(NEXSTAR) — Dr. Anthony Fauci said Sunday that passage of the federal stimulus bill will provide badly-needed resources to schools trying to reopen in a safe manner.
Speaking on ABC’s “This Week,” the nation’s top infectious disease expert stressed that schools “need more resources.”
“I think that schools need more resources and that’s the reason the national relief act we’re talking about getting passed … We need that. The schools need more resources,” he said.
On Friday, the Centers for Disease Control and Prevention released new guidelines for school districts to reopen.
They suggest washing hands, universal usage of masks and social distancing, as well as increased testing, contact tracing and vaccines for teachers when possible.
When asked if schools could be reopened before teachers are vaccinated, Fauci replied: “I think it can be done.”
“Obviously, it’s not a perfect situation, but it’s really important to get children back in school.”
Fauci also commented on the U.K. and South African COVID-19 variants that have been identified in the U.S.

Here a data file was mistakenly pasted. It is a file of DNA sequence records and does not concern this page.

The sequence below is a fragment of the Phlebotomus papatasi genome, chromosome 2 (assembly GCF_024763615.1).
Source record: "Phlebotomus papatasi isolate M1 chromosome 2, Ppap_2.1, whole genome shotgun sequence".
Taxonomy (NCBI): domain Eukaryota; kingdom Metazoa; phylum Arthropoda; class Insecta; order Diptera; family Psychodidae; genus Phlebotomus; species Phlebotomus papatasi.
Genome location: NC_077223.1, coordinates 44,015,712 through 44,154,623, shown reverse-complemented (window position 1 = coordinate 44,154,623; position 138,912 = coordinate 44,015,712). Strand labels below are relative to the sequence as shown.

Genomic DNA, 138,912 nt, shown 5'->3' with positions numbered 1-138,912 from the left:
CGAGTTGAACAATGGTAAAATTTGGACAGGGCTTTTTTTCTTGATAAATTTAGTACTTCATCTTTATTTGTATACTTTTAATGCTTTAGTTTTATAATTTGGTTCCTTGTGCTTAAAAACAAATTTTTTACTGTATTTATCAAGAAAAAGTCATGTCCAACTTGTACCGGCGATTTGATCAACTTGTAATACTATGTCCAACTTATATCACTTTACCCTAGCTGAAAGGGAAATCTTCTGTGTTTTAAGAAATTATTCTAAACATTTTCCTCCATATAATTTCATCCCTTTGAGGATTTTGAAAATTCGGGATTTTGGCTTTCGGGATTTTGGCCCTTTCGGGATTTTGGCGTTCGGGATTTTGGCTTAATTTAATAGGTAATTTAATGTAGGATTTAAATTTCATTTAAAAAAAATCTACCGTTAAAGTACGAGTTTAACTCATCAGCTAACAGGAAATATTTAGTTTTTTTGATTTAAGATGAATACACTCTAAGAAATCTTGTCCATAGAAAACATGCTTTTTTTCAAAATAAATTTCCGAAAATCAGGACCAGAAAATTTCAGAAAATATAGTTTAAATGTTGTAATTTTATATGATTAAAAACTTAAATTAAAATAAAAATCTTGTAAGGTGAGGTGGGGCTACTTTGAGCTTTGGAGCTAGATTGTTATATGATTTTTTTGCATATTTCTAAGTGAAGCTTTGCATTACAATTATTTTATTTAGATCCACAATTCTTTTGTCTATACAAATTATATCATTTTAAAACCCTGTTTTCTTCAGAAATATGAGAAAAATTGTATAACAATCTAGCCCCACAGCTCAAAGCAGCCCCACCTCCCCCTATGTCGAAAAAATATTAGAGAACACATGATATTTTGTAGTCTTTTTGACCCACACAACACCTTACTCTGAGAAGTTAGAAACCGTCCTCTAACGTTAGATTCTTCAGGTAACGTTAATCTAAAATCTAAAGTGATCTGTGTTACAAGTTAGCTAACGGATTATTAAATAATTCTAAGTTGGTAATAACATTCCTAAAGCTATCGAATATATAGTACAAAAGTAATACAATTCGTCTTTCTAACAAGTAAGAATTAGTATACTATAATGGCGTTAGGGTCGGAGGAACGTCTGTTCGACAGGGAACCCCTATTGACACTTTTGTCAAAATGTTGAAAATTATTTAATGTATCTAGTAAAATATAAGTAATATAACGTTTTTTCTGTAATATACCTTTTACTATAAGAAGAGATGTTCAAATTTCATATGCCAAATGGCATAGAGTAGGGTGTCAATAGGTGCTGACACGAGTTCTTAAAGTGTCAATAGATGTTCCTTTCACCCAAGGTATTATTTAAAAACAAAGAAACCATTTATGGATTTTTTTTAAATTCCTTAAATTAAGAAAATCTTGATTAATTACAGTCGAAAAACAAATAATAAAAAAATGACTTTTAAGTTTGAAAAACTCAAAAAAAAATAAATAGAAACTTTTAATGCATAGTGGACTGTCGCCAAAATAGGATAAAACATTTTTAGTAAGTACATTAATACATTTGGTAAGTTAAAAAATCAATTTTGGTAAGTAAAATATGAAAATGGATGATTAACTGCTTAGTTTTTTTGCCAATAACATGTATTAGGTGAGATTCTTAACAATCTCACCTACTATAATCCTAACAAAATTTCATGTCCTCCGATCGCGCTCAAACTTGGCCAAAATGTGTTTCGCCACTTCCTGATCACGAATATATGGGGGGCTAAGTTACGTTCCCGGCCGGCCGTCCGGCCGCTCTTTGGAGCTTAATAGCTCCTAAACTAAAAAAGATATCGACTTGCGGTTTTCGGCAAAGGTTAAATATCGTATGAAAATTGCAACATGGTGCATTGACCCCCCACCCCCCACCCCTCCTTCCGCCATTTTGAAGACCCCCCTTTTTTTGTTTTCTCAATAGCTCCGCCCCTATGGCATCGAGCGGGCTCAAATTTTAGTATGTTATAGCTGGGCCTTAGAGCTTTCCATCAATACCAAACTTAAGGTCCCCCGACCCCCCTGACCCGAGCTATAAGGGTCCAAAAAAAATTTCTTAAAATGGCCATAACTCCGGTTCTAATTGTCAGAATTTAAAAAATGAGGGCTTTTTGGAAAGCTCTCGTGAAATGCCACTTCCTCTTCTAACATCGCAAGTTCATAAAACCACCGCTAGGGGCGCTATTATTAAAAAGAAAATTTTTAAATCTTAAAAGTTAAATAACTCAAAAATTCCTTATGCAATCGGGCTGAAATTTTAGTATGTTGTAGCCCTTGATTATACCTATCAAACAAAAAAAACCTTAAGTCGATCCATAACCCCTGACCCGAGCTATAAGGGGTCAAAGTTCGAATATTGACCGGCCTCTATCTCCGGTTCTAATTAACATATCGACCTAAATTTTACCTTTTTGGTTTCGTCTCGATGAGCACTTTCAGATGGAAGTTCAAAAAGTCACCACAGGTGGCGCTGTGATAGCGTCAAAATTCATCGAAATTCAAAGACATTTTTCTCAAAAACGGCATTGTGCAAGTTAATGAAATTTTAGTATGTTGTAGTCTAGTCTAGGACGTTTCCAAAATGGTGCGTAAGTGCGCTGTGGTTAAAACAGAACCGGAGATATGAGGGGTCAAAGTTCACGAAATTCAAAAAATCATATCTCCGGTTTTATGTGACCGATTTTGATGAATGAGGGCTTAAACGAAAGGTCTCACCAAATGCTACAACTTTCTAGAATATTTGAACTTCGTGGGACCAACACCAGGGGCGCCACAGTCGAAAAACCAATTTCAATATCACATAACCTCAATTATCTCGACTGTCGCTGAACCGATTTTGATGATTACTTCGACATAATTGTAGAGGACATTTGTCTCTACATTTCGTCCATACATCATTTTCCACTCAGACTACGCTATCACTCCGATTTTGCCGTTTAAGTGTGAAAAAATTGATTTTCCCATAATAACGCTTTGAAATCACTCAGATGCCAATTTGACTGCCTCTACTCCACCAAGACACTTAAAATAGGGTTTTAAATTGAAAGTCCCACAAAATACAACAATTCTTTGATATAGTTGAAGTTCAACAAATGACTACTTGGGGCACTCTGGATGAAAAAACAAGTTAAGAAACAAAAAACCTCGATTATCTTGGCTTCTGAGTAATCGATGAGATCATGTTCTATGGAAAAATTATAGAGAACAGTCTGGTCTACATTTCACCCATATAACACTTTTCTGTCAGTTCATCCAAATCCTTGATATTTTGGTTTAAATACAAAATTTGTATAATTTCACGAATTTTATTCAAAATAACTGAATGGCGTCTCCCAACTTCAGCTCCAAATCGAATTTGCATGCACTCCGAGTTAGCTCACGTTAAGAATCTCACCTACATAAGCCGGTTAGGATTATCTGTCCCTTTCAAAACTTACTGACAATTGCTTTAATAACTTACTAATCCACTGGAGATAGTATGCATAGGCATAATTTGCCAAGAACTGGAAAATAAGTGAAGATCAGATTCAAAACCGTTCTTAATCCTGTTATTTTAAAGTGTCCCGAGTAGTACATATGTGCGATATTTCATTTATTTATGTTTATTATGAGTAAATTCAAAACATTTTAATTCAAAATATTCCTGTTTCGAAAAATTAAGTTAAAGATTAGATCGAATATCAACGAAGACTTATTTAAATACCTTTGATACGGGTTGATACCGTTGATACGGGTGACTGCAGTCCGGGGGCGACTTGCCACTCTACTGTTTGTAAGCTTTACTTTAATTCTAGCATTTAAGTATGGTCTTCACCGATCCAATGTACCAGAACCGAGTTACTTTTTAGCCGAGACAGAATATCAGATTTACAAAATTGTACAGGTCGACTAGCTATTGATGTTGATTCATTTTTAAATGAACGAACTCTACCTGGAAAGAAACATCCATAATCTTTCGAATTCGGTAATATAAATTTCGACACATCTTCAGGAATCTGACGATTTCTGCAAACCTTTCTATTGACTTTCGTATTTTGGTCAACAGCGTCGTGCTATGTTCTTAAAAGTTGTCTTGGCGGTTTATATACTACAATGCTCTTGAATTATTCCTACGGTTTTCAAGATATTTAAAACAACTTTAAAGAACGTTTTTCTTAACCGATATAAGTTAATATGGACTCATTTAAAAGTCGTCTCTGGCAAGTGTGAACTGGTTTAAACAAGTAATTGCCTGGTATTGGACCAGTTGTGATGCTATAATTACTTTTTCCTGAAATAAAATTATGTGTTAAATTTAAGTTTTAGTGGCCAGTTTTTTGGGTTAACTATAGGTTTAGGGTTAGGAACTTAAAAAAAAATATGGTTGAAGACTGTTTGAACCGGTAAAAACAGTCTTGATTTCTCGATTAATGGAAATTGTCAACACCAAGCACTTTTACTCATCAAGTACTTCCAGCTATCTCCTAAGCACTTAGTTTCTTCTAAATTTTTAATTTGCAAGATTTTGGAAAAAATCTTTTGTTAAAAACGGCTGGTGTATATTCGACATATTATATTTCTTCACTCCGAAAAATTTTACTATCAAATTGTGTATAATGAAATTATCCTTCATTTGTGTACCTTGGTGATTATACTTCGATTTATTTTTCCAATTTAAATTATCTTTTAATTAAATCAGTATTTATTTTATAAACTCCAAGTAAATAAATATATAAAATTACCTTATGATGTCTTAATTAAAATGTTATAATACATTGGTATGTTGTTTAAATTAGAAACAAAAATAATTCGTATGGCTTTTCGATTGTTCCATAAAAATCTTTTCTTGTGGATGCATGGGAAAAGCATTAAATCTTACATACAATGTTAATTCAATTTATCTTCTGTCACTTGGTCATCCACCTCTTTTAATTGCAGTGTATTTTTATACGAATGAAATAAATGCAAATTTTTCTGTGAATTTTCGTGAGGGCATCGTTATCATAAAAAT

Speaking of the U.K. variant, Fauci noted that “it transmits more efficiently from person to person … and recent studies indicate it is a bit more deadly. It makes people more sick and it’s more likely to lead to serious complications.”
But there is some good news, according to Fauci: the Moderna and Pfizer vaccines “clearly work against this variant,” per in-vitro studies and “extrapolation from other vaccines.”
“This tells us that the best way to get around that and to prevent any serious consequences is to get as many people vaccinated as quickly as possible and to double down on public health measures,” such as masking and social distancing.
“If you put that together with the vaccine,” Fauci concluded, “we could be able to confront this variant and prevent it from taking over.”
In January, President Joe Biden unveiled a $1.9 trillion coronavirus plan to end “a crisis of deep human suffering” by speeding up vaccines and pumping out financial help to those struggling with the pandemic’s prolonged economic fallout.
Called the “American Rescue Plan,” the legislative proposal would meet Biden’s goal of administering 100 million vaccines by the 100th day of his administration, and advance his objective of reopening most schools by the spring. On a parallel track, it delivers another round of aid to stabilize the economy while the public health effort seeks the upper hand on the pandemic.
“We not only have an economic imperative to act now — I believe we have a moral obligation,” Biden said in a nationwide address. At the same time, he acknowledged that his plan “does not come cheaply.”
The Associated Press contributed to this report.